The statement from NCBATA also stated that “public records requests to the Governor’s Office to obtain any specific scientific evidence used to keep private bars closed have gone unanswered.”
“Why is it safe and legal to drink until 2 a.m. at 85 percent of North Carolina bars, yet dangerous to behave the same way at a private bar?” Medford asked. “There is nothing inherently different about a private bar or its clientele than a hotel bar, brewery bar, or restaurant bar when held to the same safety guidelines.”
The North Carolina Republican Party issued a statement through Press Secretary Tim Wigginton, which criticized Cooper for leaving the decision to keep certain businesses locked down another three weeks “until the very last minute” as irresponsible. Wigginton also hit the governor for forcing businesses to be enforcers of his mask mandate.
The North Carolina Democratic Party did not issue a statement about the mask mandate or the extension of Phase 2, but instead offered a single sentence on Facebook that said, “Thank you for your leadership, Governor Roy Cooper.”
Jeanette Doran of the NC Institute for Constitutional Law echoed similar sentiments on Cooper’s enforcement of the mask mandate, calling it “seriously problematic” and saying that “Cooper is commandeering businesses’ employees to enforce his edicts.”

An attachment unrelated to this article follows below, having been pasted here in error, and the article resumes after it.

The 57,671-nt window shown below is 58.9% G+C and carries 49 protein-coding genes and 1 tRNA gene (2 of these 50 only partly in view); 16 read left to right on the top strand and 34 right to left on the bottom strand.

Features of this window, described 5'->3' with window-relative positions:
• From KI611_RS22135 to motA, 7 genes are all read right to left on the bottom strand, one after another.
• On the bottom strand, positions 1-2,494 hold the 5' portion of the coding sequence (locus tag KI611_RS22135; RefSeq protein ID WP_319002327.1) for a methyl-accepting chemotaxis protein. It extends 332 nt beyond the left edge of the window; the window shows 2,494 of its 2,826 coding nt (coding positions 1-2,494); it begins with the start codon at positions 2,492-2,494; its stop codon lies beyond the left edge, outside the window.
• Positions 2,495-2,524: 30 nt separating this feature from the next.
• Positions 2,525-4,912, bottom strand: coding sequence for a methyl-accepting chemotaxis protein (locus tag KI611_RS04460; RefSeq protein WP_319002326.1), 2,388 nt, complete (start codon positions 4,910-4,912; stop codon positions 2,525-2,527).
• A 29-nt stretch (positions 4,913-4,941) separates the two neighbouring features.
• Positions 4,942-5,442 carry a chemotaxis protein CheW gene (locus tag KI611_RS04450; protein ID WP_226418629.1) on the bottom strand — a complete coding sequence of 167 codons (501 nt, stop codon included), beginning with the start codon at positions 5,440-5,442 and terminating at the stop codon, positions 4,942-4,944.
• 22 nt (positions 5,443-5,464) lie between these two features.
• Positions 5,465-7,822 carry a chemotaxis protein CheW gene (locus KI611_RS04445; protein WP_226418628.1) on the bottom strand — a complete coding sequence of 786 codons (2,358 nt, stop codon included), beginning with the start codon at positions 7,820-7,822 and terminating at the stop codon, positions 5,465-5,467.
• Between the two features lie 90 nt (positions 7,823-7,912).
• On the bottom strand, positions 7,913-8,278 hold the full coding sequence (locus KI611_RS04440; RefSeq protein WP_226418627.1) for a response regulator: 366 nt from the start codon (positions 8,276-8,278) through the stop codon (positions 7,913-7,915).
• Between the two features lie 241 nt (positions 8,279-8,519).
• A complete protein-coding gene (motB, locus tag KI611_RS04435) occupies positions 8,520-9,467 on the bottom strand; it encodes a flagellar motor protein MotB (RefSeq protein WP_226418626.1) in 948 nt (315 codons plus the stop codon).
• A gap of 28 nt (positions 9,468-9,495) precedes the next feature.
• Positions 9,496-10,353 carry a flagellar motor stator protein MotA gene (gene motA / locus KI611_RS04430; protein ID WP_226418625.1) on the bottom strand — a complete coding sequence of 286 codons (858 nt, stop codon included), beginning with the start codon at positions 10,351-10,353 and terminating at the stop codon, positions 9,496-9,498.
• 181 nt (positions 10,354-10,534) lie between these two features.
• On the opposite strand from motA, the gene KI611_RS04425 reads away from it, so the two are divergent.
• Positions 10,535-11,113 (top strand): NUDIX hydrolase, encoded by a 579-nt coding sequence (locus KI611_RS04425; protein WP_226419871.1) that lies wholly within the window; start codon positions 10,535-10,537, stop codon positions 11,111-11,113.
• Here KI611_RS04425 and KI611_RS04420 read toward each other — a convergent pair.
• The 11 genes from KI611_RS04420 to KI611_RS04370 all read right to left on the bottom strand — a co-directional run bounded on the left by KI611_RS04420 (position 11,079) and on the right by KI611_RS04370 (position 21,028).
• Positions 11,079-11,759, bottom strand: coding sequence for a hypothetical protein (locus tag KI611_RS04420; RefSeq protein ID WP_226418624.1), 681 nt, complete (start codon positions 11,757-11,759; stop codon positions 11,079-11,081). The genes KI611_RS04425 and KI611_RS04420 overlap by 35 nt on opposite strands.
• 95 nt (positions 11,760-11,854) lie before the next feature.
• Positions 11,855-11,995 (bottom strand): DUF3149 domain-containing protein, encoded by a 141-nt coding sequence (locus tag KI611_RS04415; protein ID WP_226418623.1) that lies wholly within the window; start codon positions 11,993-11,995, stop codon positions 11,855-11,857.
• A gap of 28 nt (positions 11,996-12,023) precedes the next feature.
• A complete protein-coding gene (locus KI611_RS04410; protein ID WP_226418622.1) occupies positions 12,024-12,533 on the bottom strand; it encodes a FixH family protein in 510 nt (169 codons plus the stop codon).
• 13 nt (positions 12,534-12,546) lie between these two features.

Adding to the governor’s extension of the phase two lockdown was a failure by the House to override Cooper’s veto of a bill that would have opened gyms and fitness centers in a manner similar to other businesses allowed to open during phase two.
The vote did not meet the two-thirds needed for the override and was directly down party lines, 66-53. All but two House Democrats voted to keep Cooper’s veto in place and gyms closed. Only Rep. Michael Wray (D-Halifax) voted with Republicans to override. Rep. Elmer Floyd (D-Cumberland) did not vote.
The veto of the gym reopening bill is Cooper’s 44th veto since taking office and is more than all vetos by all governors combined since veto power was added to the state’s constitution in 1996.
Wilmington area gym owner Danny Richiani tells North State Journal that he’s “devastated” by the override failure.
“I’m devastated by the news of the override failure. It’s as if our own leaders don’t understand the human tragedy of their decision,” said Richiani. “When they voted “no”, they voted against small business owners AND their employees ability to make a living, pay their bills, even feed their families is some cases. THAT’S what the “no” vote meant.”
Gym owners were quick to notice that the mask mandate includes an exemption for not wearing a mask when “strenuously” exercising. This exemption is part of a pattern in the governor’s executive orders, which on the surface seem straight forward, yet when challenged “interpretations” have arisen.
Such was the case with Cooper’s executive order 141 in a letter sent by Special Deputy Attorney Phil Rubin to the firm representing the health club owners in a suit against Cooper. In the letter, Rubin said that “The Governor interprets Executive Order No. 141 to allow the use of indoor gyms or fitness facilities when that use is prescribed by or directed by a medical professional.” Various health laws prohibit the owner or law enforcement from inquiring or requiring proof of such direction, thereby essentially allowing gym usage.
North Carolina is currently one of only four states which have not yet reopened fitness facilities.